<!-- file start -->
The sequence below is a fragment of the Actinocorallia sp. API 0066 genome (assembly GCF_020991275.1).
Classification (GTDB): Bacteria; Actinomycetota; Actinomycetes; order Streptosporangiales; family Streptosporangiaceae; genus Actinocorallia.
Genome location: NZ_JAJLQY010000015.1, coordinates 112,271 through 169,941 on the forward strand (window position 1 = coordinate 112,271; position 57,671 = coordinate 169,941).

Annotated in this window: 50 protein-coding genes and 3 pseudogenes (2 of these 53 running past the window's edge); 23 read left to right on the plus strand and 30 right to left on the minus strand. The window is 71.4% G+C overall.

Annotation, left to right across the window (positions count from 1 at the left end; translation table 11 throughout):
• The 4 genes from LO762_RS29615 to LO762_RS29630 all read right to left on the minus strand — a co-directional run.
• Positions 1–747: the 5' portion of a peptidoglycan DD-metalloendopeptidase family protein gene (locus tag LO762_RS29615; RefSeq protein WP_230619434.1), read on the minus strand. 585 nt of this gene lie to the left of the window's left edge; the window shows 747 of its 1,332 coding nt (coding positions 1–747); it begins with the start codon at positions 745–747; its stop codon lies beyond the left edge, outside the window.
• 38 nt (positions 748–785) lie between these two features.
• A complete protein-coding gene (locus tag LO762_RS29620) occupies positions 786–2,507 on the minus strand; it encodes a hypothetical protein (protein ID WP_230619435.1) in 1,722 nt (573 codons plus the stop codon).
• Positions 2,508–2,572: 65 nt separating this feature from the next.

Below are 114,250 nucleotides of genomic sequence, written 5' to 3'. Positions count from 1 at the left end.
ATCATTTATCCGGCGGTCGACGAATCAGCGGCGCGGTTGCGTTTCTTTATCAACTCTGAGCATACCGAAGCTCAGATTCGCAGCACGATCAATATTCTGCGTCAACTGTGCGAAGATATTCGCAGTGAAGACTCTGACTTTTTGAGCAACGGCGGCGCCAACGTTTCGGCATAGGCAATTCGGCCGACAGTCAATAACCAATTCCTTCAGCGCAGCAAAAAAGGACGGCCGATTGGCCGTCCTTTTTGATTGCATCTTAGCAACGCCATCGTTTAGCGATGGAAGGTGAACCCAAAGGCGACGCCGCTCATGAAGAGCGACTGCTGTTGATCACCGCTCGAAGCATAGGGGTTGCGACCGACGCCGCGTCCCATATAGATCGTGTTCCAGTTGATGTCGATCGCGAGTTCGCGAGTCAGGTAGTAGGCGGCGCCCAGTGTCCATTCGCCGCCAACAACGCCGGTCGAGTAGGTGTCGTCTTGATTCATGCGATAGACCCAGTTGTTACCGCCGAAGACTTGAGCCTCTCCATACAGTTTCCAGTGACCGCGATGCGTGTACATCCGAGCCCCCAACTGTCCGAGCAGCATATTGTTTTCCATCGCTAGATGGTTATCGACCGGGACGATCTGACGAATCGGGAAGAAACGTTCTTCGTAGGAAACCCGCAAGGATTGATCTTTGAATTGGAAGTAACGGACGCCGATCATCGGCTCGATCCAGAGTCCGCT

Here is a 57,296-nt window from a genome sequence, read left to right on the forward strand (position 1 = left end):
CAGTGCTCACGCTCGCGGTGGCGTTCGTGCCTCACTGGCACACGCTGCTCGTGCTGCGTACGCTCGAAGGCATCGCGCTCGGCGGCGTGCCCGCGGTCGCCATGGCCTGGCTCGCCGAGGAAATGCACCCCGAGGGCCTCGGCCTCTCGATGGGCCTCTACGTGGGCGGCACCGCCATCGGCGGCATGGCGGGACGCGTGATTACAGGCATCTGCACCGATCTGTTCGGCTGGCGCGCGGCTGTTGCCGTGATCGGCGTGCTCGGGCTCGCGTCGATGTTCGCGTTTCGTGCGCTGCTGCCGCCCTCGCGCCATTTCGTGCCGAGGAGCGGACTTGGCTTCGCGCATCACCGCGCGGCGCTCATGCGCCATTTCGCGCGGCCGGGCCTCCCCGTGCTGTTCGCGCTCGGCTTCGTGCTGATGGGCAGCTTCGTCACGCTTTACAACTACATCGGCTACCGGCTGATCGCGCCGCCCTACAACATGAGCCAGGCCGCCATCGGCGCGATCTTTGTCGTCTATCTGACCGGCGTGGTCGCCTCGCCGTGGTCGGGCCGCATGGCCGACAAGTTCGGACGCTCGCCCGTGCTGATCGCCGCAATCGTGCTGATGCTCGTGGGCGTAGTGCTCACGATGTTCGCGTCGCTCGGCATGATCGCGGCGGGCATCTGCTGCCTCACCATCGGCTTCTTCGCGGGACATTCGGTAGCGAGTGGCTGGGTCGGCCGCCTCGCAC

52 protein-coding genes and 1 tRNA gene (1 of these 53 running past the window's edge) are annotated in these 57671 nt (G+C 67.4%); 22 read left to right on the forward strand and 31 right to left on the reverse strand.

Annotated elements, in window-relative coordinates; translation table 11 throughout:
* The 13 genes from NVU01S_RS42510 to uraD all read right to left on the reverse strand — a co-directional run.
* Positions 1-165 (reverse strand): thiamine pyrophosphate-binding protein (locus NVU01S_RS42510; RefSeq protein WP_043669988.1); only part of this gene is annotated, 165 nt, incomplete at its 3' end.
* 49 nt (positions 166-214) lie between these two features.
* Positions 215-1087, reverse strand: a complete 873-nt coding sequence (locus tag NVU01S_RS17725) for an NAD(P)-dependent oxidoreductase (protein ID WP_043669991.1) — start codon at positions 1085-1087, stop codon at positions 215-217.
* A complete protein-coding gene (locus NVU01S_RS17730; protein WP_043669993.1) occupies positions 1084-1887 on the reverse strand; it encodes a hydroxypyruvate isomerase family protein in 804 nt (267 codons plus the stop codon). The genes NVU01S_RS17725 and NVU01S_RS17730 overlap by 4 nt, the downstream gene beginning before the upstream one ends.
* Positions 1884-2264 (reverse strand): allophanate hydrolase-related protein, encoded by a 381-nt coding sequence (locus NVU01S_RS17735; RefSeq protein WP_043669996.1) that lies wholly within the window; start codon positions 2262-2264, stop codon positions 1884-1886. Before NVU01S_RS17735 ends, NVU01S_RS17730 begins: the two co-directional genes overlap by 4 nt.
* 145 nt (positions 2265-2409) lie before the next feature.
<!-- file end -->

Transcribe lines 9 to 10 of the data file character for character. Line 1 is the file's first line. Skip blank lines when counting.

• A complete protein-coding gene (locus tag LO762_RS29620) occupies positions 786–2,507 on the minus strand; it encodes a hypothetical protein (protein ID WP_230619435.1) in 1,722 nt (573 codons plus the stop codon).
• Positions 2,508–2,572: 65 nt separating this feature from the next.